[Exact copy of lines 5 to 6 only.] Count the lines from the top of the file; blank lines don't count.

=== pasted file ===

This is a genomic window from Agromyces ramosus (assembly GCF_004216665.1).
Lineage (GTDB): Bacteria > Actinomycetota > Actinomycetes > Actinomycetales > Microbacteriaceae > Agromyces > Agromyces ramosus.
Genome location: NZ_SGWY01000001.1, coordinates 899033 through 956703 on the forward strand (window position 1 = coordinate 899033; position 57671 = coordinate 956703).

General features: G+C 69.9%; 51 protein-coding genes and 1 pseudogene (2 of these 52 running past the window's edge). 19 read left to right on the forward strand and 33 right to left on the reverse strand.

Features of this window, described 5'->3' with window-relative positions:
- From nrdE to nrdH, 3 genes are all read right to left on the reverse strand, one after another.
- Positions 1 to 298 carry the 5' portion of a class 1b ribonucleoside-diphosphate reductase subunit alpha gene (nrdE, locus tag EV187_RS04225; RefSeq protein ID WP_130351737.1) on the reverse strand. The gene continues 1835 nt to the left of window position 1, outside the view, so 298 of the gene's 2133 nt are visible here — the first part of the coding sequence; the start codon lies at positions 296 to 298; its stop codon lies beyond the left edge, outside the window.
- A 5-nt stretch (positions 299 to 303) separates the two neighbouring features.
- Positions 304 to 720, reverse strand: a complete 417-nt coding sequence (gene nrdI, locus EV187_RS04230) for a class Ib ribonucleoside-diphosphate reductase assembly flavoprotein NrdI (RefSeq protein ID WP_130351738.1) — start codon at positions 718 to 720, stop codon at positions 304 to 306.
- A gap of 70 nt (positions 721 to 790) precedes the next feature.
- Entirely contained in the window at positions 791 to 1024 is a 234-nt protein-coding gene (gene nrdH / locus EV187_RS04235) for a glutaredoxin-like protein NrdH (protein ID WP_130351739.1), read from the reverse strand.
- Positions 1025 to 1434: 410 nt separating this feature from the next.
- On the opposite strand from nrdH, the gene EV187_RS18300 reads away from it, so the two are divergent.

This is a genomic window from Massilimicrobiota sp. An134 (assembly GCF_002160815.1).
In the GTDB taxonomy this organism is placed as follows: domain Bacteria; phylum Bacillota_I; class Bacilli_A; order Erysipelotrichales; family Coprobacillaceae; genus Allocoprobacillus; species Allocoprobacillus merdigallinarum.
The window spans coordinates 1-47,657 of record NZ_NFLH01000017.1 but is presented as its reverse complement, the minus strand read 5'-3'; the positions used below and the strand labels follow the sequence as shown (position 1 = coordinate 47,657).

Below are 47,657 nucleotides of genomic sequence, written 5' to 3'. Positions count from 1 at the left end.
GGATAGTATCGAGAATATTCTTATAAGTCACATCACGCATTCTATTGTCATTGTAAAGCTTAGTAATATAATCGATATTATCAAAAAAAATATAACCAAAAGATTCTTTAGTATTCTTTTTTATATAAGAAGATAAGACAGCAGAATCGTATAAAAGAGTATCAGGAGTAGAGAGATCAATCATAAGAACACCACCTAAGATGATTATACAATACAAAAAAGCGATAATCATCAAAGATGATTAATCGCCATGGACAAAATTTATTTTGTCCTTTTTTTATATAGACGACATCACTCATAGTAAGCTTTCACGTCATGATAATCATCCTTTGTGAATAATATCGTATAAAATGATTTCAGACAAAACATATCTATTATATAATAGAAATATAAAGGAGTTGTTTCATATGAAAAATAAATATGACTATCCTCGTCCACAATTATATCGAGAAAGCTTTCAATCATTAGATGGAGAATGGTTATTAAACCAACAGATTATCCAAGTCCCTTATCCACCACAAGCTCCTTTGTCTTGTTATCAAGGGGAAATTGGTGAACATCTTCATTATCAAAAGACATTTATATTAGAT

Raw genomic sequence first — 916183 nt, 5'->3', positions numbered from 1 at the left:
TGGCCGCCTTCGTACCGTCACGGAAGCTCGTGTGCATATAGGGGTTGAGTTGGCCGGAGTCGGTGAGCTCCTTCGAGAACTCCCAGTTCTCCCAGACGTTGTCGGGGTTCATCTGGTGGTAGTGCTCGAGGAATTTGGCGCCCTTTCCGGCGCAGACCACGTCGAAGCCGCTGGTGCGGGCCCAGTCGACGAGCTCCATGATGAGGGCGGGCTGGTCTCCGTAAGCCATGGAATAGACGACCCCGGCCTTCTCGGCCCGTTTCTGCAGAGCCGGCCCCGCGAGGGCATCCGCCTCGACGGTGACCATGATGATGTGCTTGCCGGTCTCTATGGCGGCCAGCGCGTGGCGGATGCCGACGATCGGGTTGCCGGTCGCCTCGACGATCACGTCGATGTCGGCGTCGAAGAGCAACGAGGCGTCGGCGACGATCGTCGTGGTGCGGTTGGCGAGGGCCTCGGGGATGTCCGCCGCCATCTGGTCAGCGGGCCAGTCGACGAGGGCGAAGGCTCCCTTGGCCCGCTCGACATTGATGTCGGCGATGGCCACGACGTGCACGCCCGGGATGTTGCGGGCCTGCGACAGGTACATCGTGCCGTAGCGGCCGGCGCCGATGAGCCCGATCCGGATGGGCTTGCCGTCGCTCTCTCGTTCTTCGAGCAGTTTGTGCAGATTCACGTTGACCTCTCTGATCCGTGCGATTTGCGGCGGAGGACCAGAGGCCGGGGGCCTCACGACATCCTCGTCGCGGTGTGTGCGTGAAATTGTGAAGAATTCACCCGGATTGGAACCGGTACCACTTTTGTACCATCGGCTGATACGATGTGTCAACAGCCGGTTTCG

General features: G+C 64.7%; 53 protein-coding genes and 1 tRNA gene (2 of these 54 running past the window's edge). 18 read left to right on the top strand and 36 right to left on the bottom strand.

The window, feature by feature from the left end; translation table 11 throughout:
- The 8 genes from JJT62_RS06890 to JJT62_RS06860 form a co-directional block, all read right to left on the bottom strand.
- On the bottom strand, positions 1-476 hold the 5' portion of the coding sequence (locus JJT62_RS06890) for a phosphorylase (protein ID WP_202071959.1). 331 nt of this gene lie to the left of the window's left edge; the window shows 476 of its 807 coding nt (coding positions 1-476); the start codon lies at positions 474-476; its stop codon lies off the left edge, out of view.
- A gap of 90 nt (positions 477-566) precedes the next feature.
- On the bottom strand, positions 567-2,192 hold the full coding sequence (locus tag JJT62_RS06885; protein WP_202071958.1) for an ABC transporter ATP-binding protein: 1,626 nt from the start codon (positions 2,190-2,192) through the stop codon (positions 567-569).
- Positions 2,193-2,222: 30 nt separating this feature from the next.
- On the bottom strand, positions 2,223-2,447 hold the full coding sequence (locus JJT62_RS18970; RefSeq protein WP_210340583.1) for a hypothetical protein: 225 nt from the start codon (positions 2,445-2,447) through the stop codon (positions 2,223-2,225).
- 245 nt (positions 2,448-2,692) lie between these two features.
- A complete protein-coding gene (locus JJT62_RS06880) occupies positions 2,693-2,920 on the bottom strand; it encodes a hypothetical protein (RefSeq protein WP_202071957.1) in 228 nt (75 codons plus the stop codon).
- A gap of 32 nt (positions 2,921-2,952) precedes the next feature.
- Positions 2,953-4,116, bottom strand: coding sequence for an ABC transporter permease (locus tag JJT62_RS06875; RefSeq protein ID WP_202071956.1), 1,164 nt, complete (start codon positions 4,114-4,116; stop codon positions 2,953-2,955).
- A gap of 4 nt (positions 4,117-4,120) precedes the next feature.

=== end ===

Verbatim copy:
Features of this window, described 5'->3' with window-relative positions:
- From nrdE to nrdH, 3 genes are all read right to left on the reverse strand, one after another.